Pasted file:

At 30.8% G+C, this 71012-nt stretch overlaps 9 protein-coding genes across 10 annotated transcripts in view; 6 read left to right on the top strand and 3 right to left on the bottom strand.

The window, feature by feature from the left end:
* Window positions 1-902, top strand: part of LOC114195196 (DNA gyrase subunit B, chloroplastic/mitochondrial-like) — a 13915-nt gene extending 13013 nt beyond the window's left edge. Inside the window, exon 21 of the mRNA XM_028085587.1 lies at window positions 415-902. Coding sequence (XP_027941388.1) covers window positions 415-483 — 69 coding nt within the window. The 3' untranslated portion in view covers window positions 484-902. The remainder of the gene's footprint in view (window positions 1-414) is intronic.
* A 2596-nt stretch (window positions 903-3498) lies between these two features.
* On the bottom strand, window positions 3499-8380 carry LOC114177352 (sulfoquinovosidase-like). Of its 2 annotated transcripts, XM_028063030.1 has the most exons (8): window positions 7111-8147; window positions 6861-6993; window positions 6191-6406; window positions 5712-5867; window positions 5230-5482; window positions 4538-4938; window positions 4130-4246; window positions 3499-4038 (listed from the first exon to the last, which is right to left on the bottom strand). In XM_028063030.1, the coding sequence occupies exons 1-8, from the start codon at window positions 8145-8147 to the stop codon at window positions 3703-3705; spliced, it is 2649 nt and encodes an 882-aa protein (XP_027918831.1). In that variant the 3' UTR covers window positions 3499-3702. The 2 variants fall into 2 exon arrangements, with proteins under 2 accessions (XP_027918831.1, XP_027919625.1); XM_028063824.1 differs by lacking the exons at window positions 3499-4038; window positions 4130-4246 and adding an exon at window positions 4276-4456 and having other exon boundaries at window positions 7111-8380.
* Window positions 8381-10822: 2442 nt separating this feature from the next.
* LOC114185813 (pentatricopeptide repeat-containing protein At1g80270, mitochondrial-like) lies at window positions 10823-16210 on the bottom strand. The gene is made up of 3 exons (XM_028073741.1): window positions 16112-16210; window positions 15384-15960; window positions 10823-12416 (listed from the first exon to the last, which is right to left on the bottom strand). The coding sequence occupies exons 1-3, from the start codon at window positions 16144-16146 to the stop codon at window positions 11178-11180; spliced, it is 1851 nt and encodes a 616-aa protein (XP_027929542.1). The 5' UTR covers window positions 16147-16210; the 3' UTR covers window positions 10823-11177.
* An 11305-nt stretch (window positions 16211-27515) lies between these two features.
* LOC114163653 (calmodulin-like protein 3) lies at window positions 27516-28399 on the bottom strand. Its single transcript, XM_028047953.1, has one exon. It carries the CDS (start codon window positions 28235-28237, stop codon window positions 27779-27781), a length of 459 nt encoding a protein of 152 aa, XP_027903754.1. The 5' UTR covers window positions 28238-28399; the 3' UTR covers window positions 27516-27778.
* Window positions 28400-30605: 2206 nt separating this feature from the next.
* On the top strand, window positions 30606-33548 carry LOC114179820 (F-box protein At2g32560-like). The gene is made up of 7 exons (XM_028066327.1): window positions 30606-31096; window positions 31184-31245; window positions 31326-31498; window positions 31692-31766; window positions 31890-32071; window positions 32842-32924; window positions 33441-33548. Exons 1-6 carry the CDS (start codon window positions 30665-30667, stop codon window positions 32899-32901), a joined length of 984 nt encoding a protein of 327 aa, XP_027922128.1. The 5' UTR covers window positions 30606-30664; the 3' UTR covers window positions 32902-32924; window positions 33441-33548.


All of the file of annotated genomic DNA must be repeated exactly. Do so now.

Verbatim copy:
At 30.8% G+C, this 71012-nt stretch overlaps 9 protein-coding genes across 10 annotated transcripts in view; 6 read left to right on the top strand and 3 right to left on the bottom strand.

The window, feature by feature from the left end:
* Window positions 1-902, top strand: part of LOC114195196 (DNA gyrase subunit B, chloroplastic/mitochondrial-like) — a 13915-nt gene extending 13013 nt beyond the window's left edge. Inside the window, exon 21 of the mRNA XM_028085587.1 lies at window positions 415-902. Coding sequence (XP_027941388.1) covers window positions 415-483 — 69 coding nt within the window. The 3' untranslated portion in view covers window positions 484-902. The remainder of the gene's footprint in view (window positions 1-414) is intronic.
* A 2596-nt stretch (window positions 903-3498) lies between these two features.
* On the bottom strand, window positions 3499-8380 carry LOC114177352 (sulfoquinovosidase-like). Of its 2 annotated transcripts, XM_028063030.1 has the most exons (8): window positions 7111-8147; window positions 6861-6993; window positions 6191-6406; window positions 5712-5867; window positions 5230-5482; window positions 4538-4938; window positions 4130-4246; window positions 3499-4038 (listed from the first exon to the last, which is right to left on the bottom strand). In XM_028063030.1, the coding sequence occupies exons 1-8, from the start codon at window positions 8145-8147 to the stop codon at window positions 3703-3705; spliced, it is 2649 nt and encodes an 882-aa protein (XP_027918831.1). In that variant the 3' UTR covers window positions 3499-3702. The 2 variants fall into 2 exon arrangements, with proteins under 2 accessions (XP_027918831.1, XP_027919625.1); XM_028063824.1 differs by lacking the exons at window positions 3499-4038; window positions 4130-4246 and adding an exon at window positions 4276-4456 and having other exon boundaries at window positions 7111-8380.
* Window positions 8381-10822: 2442 nt separating this feature from the next.
* LOC114185813 (pentatricopeptide repeat-containing protein At1g80270, mitochondrial-like) lies at window positions 10823-16210 on the bottom strand. The gene is made up of 3 exons (XM_028073741.1): window positions 16112-16210; window positions 15384-15960; window positions 10823-12416 (listed from the first exon to the last, which is right to left on the bottom strand). The coding sequence occupies exons 1-3, from the start codon at window positions 16144-16146 to the stop codon at window positions 11178-11180; spliced, it is 1851 nt and encodes a 616-aa protein (XP_027929542.1). The 5' UTR covers window positions 16147-16210; the 3' UTR covers window positions 10823-11177.
* An 11305-nt stretch (window positions 16211-27515) lies between these two features.
* LOC114163653 (calmodulin-like protein 3) lies at window positions 27516-28399 on the bottom strand. Its single transcript, XM_028047953.1, has one exon. It carries the CDS (start codon window positions 28235-28237, stop codon window positions 27779-27781), a length of 459 nt encoding a protein of 152 aa, XP_027903754.1. The 5' UTR covers window positions 28238-28399; the 3' UTR covers window positions 27516-27778.
* Window positions 28400-30605: 2206 nt separating this feature from the next.
* On the top strand, window positions 30606-33548 carry LOC114179820 (F-box protein At2g32560-like). The gene is made up of 7 exons (XM_028066327.1): window positions 30606-31096; window positions 31184-31245; window positions 31326-31498; window positions 31692-31766; window positions 31890-32071; window positions 32842-32924; window positions 33441-33548. Exons 1-6 carry the CDS (start codon window positions 30665-30667, stop codon window positions 32899-32901), a joined length of 984 nt encoding a protein of 327 aa, XP_027922128.1. The 5' UTR covers window positions 30606-30664; the 3' UTR covers window positions 32902-32924; window positions 33441-33548.